Velocity Reviews - Computer Hardware Reviews

Velocity Reviews > Newsgroups > Programming > Python > Externally-defined properties?

Reply
Thread Tools

Externally-defined properties?

 
 
Terry Hancock
Guest
Posts: n/a
 
      08-24-2005
Frankly, I was surprised this worked at all, but I tried
creating a property outside of a class (i.e. at the module
level), and it seems to behave as a property:

>>> def get_x(ob):

.... global x
.... return str(x)
....
>>> def set_x(ob, value):

.... global x
.... x = int(value)
....
>>> def del_x(ob):

.... global x
.... del x
....
>>> def x_access():

.... return property(get_x, set_x, del_x, "X defined externally?")
....
>>>
>>> class Accessor(object):

.... s_x = x_access()
.... def __str__(self):
.... print "Accessor has x = %s" % self.s_X
....
>>> a = Accessor()
>>> a.s_x = 3
>>> a.s_x

'3'
>>> dir()

['Accessor', '__builtins__', '__doc__', '__name__', 'a', 'del_x', 'get_x', 'p', 'set_x', 'x', 'x_access']
>>> x

3

(of course in the real example, x will probably be in an
entirely different module, used as a library -- the client code
just calls a function to get a property that is automatically
managed for it).

So far, the only problem I see is that it only works if the
property is assigned to a new-type class attribute (otherwise,
the first assignment simply replaces the property).

I'm thinking of using this to tie a property of a class to an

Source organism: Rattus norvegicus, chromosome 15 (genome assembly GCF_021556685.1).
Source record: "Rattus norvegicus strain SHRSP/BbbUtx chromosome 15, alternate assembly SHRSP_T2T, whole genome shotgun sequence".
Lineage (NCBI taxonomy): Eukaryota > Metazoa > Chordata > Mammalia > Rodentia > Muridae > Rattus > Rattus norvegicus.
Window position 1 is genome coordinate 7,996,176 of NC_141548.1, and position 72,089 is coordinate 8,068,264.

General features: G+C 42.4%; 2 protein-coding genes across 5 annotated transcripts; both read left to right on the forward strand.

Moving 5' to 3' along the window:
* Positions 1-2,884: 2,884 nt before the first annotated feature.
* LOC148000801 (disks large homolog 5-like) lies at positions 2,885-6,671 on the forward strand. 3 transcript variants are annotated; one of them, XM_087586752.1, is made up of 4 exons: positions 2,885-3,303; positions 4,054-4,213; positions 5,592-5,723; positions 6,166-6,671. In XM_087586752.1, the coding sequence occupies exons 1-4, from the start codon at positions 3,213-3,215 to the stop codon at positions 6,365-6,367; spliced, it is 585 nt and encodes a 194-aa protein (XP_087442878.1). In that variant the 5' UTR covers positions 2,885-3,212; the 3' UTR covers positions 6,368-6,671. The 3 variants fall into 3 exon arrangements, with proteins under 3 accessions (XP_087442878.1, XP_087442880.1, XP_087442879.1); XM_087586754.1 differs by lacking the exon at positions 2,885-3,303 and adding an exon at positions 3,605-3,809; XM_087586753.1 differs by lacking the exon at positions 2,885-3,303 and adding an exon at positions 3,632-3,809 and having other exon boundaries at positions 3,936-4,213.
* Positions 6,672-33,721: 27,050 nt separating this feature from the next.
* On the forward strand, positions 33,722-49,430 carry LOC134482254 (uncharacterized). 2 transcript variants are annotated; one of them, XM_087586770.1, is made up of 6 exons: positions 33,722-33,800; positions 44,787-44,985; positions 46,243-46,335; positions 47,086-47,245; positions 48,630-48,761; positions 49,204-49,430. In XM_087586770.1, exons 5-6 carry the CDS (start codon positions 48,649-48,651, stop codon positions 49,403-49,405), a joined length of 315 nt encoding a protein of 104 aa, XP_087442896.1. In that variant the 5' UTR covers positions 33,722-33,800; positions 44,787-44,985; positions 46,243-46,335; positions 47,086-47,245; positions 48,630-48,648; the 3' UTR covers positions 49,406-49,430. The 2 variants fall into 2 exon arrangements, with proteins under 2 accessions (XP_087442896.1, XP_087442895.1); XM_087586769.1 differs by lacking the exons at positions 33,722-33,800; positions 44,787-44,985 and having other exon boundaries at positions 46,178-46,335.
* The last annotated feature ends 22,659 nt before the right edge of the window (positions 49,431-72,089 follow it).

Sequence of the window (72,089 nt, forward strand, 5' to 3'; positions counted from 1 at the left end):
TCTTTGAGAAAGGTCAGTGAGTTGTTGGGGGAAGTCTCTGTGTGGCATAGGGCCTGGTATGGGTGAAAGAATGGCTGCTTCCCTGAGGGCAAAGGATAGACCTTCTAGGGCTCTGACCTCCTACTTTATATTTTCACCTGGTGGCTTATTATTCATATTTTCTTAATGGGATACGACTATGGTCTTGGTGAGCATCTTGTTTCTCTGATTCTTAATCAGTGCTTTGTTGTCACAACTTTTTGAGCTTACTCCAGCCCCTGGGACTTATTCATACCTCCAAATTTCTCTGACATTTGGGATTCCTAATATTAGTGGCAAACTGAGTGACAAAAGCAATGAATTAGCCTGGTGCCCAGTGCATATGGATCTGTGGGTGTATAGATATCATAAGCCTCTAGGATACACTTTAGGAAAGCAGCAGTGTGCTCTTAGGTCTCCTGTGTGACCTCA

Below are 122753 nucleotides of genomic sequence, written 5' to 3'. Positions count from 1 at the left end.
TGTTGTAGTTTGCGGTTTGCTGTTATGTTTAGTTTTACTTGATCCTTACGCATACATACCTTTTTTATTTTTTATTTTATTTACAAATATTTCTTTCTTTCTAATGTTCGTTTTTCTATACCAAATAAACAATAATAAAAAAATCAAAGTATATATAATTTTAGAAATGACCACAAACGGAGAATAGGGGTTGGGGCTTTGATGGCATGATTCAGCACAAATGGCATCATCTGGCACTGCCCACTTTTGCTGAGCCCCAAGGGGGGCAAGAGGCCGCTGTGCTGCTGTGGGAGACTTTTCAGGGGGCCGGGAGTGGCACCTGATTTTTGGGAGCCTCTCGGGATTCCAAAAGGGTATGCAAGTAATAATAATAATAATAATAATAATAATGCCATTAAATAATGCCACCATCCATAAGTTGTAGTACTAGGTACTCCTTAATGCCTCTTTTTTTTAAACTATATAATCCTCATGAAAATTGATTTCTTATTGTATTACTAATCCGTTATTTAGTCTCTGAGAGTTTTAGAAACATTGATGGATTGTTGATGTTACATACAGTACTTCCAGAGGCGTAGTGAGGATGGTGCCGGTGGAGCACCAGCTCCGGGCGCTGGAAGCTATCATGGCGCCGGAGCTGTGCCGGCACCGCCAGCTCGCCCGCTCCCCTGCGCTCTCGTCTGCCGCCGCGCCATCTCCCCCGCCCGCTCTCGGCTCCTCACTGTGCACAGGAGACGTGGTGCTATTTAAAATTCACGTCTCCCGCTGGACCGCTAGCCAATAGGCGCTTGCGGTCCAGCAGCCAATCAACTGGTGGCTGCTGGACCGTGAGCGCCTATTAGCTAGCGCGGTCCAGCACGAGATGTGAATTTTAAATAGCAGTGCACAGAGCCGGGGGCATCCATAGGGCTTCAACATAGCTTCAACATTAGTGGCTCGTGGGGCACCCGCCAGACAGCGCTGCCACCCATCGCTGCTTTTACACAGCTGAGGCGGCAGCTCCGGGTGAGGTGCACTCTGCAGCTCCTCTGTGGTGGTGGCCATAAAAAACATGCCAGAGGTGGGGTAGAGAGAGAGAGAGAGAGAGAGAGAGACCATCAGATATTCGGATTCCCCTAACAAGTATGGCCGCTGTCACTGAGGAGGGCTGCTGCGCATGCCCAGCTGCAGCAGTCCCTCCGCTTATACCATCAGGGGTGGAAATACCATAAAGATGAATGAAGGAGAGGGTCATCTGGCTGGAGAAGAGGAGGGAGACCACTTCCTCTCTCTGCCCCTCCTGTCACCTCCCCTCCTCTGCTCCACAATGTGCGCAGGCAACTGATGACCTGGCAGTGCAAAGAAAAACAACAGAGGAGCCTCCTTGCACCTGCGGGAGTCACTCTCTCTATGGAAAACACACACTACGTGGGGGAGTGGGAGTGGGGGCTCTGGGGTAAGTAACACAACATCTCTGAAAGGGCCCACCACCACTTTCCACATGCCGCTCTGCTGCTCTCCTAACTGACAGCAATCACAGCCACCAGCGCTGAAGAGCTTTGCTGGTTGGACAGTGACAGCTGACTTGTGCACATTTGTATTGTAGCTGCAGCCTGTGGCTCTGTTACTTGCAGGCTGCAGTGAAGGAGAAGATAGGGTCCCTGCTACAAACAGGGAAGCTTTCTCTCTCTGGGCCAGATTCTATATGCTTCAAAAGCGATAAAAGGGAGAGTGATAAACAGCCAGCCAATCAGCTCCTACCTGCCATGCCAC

external data source (a joystick axis, in fact -- or at least
its last-polled value).

There is a more convential way to do this, of course -- I could
just use a "get_value" function, but there is something attractive
about have a variable that is simply bound to the external
data source like this. It seems like a good way to encapsulate
functionality that I don't really want the high level class to
have to "think" about.

I mention it here, because I've never seen a property used
this way. So I'm either being very clever, or very dumb,
and I would be interested in opinions on which applies.

Am I about to shoot myself in the foot?

Cheers,
Terry

--
Terry Hancock ( hancock at anansispaceworks.com )
Anansi Spaceworks http://www.anansispaceworks.com

 
Reply With Quote
 
 
 
 
Bengt Richter
Guest
Posts: n/a
 
      08-24-2005
On Wed, 24 Aug 2005 01:15:03 -0500, Terry Hancock <(E-Mail Removed)> wrote:

>Frankly, I was surprised this worked at all, but I tried
>creating a property outside of a class (i.e. at the module
>level), and it seems to behave as a property:
>
>>>> def get_x(ob):

>... global x
>... return str(x)
>...
>>>> def set_x(ob, value):

>... global x
>... x = int(value)
>...
>>>> def del_x(ob):

>... global x
>... del x
>...
>>>> def x_access():

>... return property(get_x, set_x, del_x, "X defined externally?")
>...
>>>>
>>>> class Accessor(object):

>... s_x = x_access()
>... def __str__(self):
>... print "Accessor has x = %s" % self.s_X
>...
>>>> a = Accessor()
>>>> a.s_x = 3
>>>> a.s_x

>'3'
>>>> dir()

>['Accessor', '__builtins__', '__doc__', '__name__', 'a', 'del_x', 'get_x', 'p', 'set_x', 'x', 'x_access']
>>>> x

>3
>
>(of course in the real example, x will probably be in an
>entirely different module, used as a library -- the client code
>just calls a function to get a property that is automatically
>managed for it).
>
>So far, the only problem I see is that it only works if the
>property is assigned to a new-type class attribute (otherwise,
>the first assignment simply replaces the property).
>
>I'm thinking of using this to tie a property of a class to an
>external data source (a joystick axis, in fact -- or at least
>its last-polled value).
>
>There is a more convential way to do this, of course -- I could
>just use a "get_value" function, but there is something attractive
>about have a variable that is simply bound to the external
>data source like this. It seems like a good way to encapsulate
>functionality that I don't really want the high level class to
>have to "think" about.
>